Need for food, arms spurs Boko Haram attacks in Nigeria
A surge in Boko Haram attacks in Nigeria's restive northeast despite a sustained military offensive against the jihadists is being driven by a need to replenish food and weapon supplies, security and local sources say.
In recent months, fighters from two of the main factions of the hardline Islamist group, led respectively by Abubakar Shekau and Abu Mus'ab Al-Barnawi, have launched attacks on troops, hit-and-run raids and suicide bombings in towns and villages across the region.
The upsurge followed a relative lull after months of military offensives against the insurgents which saw them routed from their strongholds, prompting the government to declare them a spent force.
"The increased Boko Haram attacks are in desperate response to the ongoing military operations that have cut off the terrorists' supply lines for food, weapons and ammunitions," a senior military officer involved in the operation in Maiduguri, capital of Borno state, told AFP.
"They are fighting back to secure these essential items they so desperately need because they know they will die whichever way, as hunger is a silent killer," said the army officer, who asked not to be identified by name because he was not authorised to speak to the media.
"No doubt Boko Haram (fighters) are starving and are desperately in search of food," agreed Mamman Sani, a fisherman in the town of Baga on the shores of Lake Chad.
"They are attacking military locations for weapons and raiding villages for food," he added.
In the latest such attacks, on December 13, fighters from the Barnawi faction, which has the backing of the Islamic State group, made a failed attempt to take over a military base in Mainok, a village outside Maiduguri, though they succeeded in seizing four vehicles, two of them armoured.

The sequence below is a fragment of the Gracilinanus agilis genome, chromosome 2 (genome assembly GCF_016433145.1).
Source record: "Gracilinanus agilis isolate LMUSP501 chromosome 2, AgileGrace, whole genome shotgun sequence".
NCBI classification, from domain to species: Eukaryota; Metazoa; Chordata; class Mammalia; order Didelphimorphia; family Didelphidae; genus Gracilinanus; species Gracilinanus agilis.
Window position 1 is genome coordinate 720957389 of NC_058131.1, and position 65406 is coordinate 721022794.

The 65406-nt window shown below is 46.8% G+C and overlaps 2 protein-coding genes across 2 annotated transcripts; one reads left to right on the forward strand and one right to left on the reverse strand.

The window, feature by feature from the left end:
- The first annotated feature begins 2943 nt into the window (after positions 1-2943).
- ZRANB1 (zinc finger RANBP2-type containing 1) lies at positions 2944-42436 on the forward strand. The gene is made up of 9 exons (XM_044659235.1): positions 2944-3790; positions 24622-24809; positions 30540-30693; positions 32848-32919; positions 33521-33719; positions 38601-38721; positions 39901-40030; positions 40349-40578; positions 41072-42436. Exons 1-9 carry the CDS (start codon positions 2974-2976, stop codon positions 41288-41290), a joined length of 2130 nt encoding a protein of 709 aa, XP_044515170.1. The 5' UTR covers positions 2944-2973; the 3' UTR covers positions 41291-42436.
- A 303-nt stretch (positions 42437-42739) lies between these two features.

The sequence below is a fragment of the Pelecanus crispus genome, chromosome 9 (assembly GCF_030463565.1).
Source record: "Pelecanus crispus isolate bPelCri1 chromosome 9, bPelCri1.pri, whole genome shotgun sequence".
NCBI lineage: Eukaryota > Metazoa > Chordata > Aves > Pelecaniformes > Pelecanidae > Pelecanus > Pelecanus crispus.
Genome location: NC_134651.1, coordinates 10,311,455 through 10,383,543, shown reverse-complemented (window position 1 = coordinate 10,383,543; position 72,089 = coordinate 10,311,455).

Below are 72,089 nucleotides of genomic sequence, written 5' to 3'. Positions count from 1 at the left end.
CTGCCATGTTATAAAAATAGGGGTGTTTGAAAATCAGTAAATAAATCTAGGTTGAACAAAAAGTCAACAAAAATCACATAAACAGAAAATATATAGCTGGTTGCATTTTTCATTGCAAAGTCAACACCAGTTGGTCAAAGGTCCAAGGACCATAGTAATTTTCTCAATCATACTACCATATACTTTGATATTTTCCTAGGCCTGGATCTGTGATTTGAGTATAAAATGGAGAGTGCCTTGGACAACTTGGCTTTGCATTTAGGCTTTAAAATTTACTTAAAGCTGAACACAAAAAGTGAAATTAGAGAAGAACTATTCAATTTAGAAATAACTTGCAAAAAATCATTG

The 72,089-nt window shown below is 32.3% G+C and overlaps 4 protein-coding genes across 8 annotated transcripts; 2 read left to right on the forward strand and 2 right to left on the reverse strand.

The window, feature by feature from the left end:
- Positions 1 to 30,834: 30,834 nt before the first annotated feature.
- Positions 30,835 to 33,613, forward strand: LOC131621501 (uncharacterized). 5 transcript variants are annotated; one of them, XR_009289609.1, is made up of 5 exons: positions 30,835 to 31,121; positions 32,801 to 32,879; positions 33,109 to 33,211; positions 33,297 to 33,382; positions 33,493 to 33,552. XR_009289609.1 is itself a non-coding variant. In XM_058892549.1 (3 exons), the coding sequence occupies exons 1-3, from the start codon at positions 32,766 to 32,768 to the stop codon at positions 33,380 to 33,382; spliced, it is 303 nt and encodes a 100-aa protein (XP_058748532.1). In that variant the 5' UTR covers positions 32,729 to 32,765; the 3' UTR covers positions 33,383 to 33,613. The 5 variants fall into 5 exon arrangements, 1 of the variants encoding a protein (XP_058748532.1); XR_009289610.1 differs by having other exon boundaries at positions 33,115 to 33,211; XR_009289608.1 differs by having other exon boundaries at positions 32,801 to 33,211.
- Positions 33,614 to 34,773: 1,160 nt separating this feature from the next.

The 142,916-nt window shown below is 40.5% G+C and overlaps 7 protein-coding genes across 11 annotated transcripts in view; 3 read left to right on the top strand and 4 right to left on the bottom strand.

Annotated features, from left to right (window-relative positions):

On November 21, a Boko Haram suicide bomber blew himself up at a mosque in Mubi in neighbouring Adamawa state, killing at least 50 worshippers.
Last month, fighters briefly overran Magumeri, about 50 kilometres (30 miles) north of Maiduguri, forcing troops to withdraw until reinforcements arrived.
And this month, two suicide bombers killed at least 13 people and injured more than 50 in Biu, a town about 185 kilometres south of Maiduguri.
Worried by the increased attacks, Nigeria's military authorities replaced the army commander in charge of the counter-insurgency operation in the region.
"The terrorists are attacking military locations, particularly those with few troops, to cart away equipment, instill fear and bolster their capabilities," said a local militia member who is assisting the military in the fight against the jihadists.
He said that on December 10, Shekau, the shadowy leader of Boko Haram's other main faction and the former deputy of the group's founder, led about 400 fighters in an attack on a military post in Bita, a village near the border with Cameroon.
He said the jihadists forced the troops to withdraw before hauling away weapons and heading back to their nearby sanctuary in the Sambisa forest -- an area which the military claimed had been seized in December last year.
The eight-year Boko Haram insurgency has killed 20,000 people and forced 2.6 million out of the homes, prompting a humanitarian crisis in the region.
The violence has also taken a heavy toll on a military already overstretched by unrest in Nigeria's oil-producing region along with efforts to halt clashes between farmers and herders, as well as by peacekeeping operations elsewhere in Africa.
President Muhammadi Buhari said recently that Nigeria was considering recalling troops on peacekeeping missions in Guinea Bissau to bolster the counter-insurgency operation at home.
On December 4, the two Boko Haram factions met in Duguri on Lake Chad to discuss a truce after days of clashes in the Dikwa area in northern Borno, according to sources close to the negotiation.
The two sides agreed to forge a common front against the military, the sources added.
But the peace talks collapsed days later after the killing of 18 members of Barnawi's faction by Shekau's fighters.
The two sides have been locked in confrontation since August last year, when the Islamic State said it had replaced Shekau with Barnawi, the 23-year old son of the group's founder, Mohammed Yusuf.
"The two sides are back to the trenches and internecine fighting has resumed between them," a source with deep knowledge of the matter.
"Had the truce succeeded it would have signalled increased collaboration between the two factions, which could have led to increased bold attacks on troop locations with attendant consequences", a military source added.